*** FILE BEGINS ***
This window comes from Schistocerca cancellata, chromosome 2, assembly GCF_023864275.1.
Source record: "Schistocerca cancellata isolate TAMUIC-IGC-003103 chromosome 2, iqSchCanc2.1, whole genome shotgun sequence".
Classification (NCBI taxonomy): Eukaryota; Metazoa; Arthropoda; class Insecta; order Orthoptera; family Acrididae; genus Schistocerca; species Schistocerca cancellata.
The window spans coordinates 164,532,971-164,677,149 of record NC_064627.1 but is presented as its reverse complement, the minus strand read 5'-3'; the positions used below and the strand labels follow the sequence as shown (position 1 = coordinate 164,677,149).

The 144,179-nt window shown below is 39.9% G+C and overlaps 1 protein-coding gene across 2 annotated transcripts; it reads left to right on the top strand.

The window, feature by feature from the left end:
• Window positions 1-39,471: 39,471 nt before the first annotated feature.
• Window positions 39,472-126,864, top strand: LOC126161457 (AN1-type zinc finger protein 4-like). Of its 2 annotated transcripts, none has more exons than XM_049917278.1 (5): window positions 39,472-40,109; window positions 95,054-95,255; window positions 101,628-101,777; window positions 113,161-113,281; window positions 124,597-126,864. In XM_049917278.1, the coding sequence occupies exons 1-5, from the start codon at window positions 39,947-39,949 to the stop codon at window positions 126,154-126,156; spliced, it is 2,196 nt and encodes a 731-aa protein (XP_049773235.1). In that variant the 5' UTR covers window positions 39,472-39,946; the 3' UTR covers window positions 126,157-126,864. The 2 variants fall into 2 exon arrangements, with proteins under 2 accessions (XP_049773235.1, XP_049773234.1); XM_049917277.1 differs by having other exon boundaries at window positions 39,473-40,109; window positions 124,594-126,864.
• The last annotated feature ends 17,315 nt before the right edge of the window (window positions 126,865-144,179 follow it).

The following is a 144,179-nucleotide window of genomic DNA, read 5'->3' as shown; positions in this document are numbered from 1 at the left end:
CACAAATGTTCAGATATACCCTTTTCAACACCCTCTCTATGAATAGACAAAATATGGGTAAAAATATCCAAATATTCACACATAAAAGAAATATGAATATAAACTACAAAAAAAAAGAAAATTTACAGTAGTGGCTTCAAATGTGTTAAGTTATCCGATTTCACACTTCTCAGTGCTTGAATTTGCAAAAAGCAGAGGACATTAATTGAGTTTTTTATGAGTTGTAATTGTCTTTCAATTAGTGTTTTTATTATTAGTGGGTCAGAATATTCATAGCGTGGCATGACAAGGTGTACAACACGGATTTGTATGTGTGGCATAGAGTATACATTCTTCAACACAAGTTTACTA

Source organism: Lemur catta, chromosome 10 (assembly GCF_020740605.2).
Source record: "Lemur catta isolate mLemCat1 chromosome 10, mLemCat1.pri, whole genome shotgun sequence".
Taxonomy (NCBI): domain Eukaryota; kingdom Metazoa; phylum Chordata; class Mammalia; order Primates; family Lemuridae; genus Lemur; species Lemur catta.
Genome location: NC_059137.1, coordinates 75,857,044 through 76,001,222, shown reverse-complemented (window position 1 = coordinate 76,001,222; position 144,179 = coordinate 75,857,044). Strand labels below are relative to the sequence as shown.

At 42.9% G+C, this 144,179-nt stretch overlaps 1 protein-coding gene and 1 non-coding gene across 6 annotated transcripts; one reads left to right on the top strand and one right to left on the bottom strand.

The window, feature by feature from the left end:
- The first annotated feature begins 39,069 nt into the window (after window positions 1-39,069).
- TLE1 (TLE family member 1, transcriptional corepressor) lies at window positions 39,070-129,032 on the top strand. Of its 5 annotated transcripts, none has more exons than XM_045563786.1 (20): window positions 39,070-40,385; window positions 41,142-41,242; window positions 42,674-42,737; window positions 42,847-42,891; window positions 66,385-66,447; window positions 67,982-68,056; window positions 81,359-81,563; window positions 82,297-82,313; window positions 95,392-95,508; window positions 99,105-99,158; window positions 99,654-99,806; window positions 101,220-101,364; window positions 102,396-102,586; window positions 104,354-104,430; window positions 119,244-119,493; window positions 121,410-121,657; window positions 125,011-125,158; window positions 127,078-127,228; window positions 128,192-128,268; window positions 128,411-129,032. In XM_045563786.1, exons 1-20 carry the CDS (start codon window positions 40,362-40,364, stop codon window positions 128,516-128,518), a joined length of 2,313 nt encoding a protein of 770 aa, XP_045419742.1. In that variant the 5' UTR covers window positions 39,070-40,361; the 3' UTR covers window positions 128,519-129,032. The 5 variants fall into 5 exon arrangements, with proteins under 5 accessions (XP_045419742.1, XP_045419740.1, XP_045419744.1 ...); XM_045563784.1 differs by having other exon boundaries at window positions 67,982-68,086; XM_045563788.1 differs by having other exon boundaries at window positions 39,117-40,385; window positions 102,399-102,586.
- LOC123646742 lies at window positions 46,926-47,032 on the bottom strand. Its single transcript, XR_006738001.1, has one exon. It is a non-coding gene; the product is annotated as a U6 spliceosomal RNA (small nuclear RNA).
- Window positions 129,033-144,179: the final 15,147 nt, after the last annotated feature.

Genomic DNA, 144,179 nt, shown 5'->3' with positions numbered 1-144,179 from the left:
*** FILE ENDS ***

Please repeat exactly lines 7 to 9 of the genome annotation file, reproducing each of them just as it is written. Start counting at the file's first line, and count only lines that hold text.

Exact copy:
• Window positions 1-39,471: 39,471 nt before the first annotated feature.
• Window positions 39,472-126,864, top strand: LOC126161457 (AN1-type zinc finger protein 4-like). Of its 2 annotated transcripts, none has more exons than XM_049917278.1 (5): window positions 39,472-40,109; window positions 95,054-95,255; window positions 101,628-101,777; window positions 113,161-113,281; window positions 124,597-126,864. In XM_049917278.1, the coding sequence occupies exons 1-5, from the start codon at window positions 39,947-39,949 to the stop codon at window positions 126,154-126,156; spliced, it is 2,196 nt and encodes a 731-aa protein (XP_049773235.1). In that variant the 5' UTR covers window positions 39,472-39,946; the 3' UTR covers window positions 126,157-126,864. The 2 variants fall into 2 exon arrangements, with proteins under 2 accessions (XP_049773235.1, XP_049773234.1); XM_049917277.1 differs by having other exon boundaries at window positions 39,473-40,109; window positions 124,594-126,864.
• The last annotated feature ends 17,315 nt before the right edge of the window (window positions 126,865-144,179 follow it).